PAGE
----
Count Anatole Nikolaievich Demidoff (1813 – 1870) was born in Russia the son of Count Nikolai Nikitich Demidoff and Baroness Elisabeta Alexandrovna Stroganova. He grew up in Paris and served briefly as a diplomat in Paris, Rome and Venice. Following the death of his Father in 1828 Demidoff rarely visited Russia, an attitude which alienated him from Tsar Nicholas I.
Demidoff was an enthusiastic art collector and he inherited his father’s art collection which was housed at the Villa San Donato near Florence. Some of the art works collected by Demidoff include: ‘The Execution of Lady Jane Grey’ by Paul Delaroche and ‘The Death of Poussin’ by Francois Marius Granet. He commissioned Karl Briullov’s ‘The Last Day of Pompei’ as well as paintings by Eugene Delacroix and watercolours by Richard Parkes Bonnington and Theodore Gericault. His collection was split up following public sales in Paris, the first in 1863 and the second shortly before his death in 1870.
Demidoff was a great admirer of Napoleon I of France and built a museum below the house in Elba where Napoleon had lived in during his first exile. In 1839 he met Napoleon’s younger brother Jerome Bonaparte and a marriage between Demidoff and Jerome’s daughter, Mathilde-Letizia Bonaparte (1820 – 1904) was arranged. They were married on 1 November 1840; their marriage was not a happy one with both parties taking lovers, Demidoff taking Valentine de Sainte-Aldegonde and Mathilde-Letizia taking Count Emilien Nieuwerkerke. They were separated from 1843 and in 1846 Mathilde-Letizia went to Paris to be with Nieuwerkerke taking the jewels from her dowry with her, additionally a tribunal in St Petersburg ordered Demidoff to pay her an annual pension of 200,000 Francs.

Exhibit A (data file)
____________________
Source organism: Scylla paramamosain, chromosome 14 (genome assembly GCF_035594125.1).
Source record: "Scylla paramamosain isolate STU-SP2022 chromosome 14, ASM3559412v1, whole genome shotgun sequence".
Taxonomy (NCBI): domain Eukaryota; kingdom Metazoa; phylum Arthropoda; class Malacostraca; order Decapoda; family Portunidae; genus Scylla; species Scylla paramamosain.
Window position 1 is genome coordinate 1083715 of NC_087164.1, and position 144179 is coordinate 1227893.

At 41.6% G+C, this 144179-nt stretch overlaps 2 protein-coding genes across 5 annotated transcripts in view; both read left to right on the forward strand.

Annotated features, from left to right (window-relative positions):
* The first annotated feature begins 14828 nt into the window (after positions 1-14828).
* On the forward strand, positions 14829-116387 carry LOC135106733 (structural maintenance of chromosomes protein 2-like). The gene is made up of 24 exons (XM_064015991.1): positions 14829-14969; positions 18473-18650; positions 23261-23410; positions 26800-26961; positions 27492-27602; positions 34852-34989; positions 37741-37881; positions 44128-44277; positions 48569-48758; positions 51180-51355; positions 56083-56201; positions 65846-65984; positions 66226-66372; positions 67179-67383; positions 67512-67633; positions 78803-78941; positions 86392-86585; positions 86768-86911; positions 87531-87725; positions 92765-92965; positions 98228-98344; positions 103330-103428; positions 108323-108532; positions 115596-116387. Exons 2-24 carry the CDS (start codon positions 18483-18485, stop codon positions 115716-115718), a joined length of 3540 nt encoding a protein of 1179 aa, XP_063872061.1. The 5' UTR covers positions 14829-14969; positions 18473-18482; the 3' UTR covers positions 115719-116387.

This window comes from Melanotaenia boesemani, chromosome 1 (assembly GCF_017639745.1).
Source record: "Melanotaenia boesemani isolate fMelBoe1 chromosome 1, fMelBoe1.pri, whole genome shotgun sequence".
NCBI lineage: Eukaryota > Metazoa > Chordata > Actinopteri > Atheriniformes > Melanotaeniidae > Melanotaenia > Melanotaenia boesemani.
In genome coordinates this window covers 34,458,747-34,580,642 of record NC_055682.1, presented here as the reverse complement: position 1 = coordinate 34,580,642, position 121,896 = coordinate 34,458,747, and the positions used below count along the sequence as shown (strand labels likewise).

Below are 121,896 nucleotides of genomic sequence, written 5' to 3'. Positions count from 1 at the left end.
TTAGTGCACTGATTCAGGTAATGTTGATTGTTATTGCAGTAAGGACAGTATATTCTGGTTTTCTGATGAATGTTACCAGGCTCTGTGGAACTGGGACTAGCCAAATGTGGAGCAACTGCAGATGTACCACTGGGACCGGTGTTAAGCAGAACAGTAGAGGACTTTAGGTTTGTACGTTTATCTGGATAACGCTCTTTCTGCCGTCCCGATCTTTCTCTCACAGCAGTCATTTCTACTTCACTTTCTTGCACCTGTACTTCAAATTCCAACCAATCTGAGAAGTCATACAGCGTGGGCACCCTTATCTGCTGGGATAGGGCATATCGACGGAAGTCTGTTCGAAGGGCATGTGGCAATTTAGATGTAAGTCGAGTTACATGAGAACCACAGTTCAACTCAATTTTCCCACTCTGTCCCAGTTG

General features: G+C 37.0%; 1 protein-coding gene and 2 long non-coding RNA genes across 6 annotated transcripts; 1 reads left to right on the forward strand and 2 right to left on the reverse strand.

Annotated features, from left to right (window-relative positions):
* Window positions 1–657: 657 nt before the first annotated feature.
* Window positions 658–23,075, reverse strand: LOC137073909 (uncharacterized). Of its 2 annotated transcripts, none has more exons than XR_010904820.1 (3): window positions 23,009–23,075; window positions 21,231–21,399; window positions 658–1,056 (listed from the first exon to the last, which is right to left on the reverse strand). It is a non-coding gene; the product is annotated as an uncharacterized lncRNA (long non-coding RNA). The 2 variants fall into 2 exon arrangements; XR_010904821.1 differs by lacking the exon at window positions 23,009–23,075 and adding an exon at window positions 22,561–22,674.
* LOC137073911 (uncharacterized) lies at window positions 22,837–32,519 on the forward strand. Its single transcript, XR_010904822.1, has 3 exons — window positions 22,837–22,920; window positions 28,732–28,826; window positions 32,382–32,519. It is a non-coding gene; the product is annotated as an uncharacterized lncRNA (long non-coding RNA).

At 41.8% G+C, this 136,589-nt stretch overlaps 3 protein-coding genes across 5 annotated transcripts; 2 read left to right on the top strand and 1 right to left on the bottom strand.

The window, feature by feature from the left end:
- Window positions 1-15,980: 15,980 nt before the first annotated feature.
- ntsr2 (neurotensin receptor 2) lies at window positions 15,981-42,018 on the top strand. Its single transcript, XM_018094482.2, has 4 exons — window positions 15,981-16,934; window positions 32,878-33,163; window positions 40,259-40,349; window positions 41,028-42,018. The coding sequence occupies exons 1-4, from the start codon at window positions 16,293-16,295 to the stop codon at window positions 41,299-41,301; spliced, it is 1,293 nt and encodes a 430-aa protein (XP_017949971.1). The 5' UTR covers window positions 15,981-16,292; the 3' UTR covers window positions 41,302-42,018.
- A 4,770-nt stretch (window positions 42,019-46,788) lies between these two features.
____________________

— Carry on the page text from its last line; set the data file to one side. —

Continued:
Following the separation Demidoff increased his charitable donations, possibly in an attempt to improve his social standing. He founded orphanages and hospitals and gave 1 million roubles to help finance the Crimean War. He died on the 30 April 1870 in Paris from pneumonia.